All of Us - Granite Grok

All of Us

all of me 2 steve Martin

In 1984, Steve Martin and Lily Tomlin starred in All of Me, a physical comedy in which one body had to be shared by two very different personalities, with very different goals.  As you might expect, there was a whole lot of lurching going on.

It was very funny to watch Steve Martin moving around like a marionette operated by two different puppeteers.  But it’s not quite so funny to watch our government doing essentially the same thing.

One small example:  Obama gets into office, and immediately issues a bunch of executive orders.  Trump gets in, and immediately rescinds Obama’s orders by issuing a bunch of his own.  Then Biden gets in, and immediately rescinds Trump’s orders by issuing a bunch of his own.  And so on.

Meanwhile, the ‘body’ of the United States — the people who are out there trying to live their lives, earn their livelihoods, and lay plans for periods longer than an election cycle (for example, the kind you’d need to construct a 1400-mile oil pipeline across two countries) — is being jerked around like the shared body in the film.

If we had government by consent (which is the only kind sanctioned by the Declaration of Independence), none of this would be an issue.  But we don’t, so it is.   The question is, what do we do about that?

Possibly the stupidest way to handle things is the way we do now, where 51 percent of the people can seize control of the government and use it to implement policies that horrify the other 49 percent, who will constantly be looking for opportunities to undermine, dismantle, or reverse them.

Here’s something that might work better.  Let’s say a bill  is up for a vote in the House of Representatives.  We would put 435 balls in a jar, each with the name of a representative on it.   We would pull one ball out of the jar at random, and the party of that representative would get its way on that vote.  And we would do something similar in the Senate.

Note that this would be completely constitutional.  The houses of Congress are free to make whatever rules they want for passing bills.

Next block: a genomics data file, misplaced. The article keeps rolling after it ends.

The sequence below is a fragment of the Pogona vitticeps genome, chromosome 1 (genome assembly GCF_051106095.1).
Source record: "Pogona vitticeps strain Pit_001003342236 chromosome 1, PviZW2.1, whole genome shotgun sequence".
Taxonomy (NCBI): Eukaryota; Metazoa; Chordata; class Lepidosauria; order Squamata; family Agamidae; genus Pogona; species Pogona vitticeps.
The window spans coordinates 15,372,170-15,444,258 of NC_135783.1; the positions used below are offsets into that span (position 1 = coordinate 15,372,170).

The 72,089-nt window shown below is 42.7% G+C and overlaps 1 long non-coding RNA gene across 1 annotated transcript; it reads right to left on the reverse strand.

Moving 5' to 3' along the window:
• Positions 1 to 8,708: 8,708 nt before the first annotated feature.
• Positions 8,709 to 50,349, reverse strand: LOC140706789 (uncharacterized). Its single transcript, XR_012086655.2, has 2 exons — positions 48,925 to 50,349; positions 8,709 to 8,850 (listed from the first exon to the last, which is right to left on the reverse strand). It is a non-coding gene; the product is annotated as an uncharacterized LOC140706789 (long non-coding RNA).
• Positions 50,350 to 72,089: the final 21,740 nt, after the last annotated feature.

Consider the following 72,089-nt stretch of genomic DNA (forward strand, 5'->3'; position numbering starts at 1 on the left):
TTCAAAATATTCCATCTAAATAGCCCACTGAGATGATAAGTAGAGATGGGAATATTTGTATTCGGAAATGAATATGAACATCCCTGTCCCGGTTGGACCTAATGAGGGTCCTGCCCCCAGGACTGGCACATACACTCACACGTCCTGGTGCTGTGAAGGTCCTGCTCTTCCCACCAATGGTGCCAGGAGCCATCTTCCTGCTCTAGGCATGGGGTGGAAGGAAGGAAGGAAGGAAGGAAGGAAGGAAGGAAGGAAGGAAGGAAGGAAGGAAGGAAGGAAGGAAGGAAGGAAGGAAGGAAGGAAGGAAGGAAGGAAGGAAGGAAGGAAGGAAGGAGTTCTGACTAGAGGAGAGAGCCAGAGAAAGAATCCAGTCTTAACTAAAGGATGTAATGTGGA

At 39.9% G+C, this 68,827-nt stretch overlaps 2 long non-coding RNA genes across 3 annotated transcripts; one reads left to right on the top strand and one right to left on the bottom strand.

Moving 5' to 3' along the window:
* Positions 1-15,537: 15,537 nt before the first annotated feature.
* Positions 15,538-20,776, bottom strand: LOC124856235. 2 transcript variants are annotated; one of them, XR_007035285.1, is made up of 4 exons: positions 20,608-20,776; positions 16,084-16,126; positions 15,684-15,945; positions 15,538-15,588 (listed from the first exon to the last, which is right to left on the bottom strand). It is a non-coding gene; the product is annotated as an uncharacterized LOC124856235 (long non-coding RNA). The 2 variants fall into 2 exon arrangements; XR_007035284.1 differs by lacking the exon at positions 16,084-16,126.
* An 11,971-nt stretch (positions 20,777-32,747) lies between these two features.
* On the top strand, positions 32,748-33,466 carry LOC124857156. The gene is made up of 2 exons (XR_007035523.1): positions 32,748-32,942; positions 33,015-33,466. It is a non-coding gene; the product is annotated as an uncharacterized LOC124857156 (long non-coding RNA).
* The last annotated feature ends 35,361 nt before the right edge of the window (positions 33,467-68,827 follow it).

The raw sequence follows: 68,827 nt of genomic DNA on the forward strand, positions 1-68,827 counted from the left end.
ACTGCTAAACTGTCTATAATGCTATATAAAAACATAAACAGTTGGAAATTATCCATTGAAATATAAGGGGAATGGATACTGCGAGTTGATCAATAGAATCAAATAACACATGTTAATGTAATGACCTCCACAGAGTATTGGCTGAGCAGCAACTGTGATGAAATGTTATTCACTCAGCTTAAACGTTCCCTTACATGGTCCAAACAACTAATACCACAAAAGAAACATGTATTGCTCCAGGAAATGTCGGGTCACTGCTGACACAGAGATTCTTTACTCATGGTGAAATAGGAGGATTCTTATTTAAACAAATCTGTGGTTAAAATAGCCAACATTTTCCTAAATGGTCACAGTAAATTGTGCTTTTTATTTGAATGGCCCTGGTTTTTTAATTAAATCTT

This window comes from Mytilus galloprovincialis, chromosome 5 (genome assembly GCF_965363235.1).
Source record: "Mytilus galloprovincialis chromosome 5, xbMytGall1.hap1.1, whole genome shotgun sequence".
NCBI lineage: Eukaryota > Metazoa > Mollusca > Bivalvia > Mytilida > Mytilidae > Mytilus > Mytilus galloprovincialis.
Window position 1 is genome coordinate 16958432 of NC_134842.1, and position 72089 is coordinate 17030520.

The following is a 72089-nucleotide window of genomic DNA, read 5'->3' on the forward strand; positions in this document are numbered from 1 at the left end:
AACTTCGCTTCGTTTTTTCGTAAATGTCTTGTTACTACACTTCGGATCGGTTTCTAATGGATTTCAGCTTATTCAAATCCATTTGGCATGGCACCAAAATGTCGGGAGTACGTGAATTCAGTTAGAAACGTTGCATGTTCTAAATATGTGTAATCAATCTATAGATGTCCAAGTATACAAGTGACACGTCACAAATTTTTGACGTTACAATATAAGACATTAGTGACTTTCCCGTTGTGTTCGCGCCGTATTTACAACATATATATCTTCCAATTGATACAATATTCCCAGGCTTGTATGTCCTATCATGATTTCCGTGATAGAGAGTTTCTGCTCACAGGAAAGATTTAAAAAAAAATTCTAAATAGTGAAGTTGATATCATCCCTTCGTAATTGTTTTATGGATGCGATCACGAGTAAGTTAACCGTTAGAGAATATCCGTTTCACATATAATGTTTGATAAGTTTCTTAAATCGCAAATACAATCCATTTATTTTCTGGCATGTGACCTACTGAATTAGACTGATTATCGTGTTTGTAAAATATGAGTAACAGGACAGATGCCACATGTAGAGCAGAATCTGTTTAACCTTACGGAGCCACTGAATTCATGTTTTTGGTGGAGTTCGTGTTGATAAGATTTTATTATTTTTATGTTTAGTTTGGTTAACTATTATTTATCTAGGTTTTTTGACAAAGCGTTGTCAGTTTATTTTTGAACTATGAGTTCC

How would it play out?  Democrats now have about 52 percent of the seats in the House, so about 52 percent of the time, House Democrats would get their way, and the other 48 percent of the time, House Republicans would get theirs.  Something similar would happen in the Senate.

So to get anything passed, a party would have to win two consecutive tosses of a slightly weighted coin, something that would happen only about 1/4 of the time.

This would have some important consequences.  Since about 3/4 of all legislation on which there is significant disagreement would die in one chamber of Congress or the other, it would be much harder for slightly more than half the country to pretend that it has a ‘mandate’ to implement sweeping changes.

Perhaps more importantly, it would mean that both major parties would get their way some of the time in proportion to the number of people who voted for them.

While far from perfect, this would be orders of magnitude closer to the idea of ‘representative government’ than the temporary-winner-temporarily-take-all procedure we have now.

Of course, an even better way to handle it would be to require super-majorities for practically everything.

Currently, those are just used for special occasions.  For example, a constitutional amendment has to be approved by 2/3 of both houses of Congress, and ratified by 3/4 of the state legislatures.  A president can only be removed from office by a 2/3 vote of the Senate.  Many states require a 2/3 majority to raise taxes.  And so on.

The idea, presumably, is that some issues are so important that it would be wrong to let a bare majority decide them.  But what could me more important than a law that can be used to deprive someone of his liberty or property?  Any law like that is important enough to require a super-majority, whether that’s 2/3, or 3/4, or 4/5, or 9/10 — the larger, the better.

If we are serious about ‘unifying America’, the best way to do that would be move — as far and as quickly as possible — away from the idea that whichever party has its hands on the wheel for the next little bit of time can steer the country in any direction it wants.

To put that another way, if we want Americans to be united, we have to eliminate the political mechanisms that are routinely used to create laws and regulations that divide us.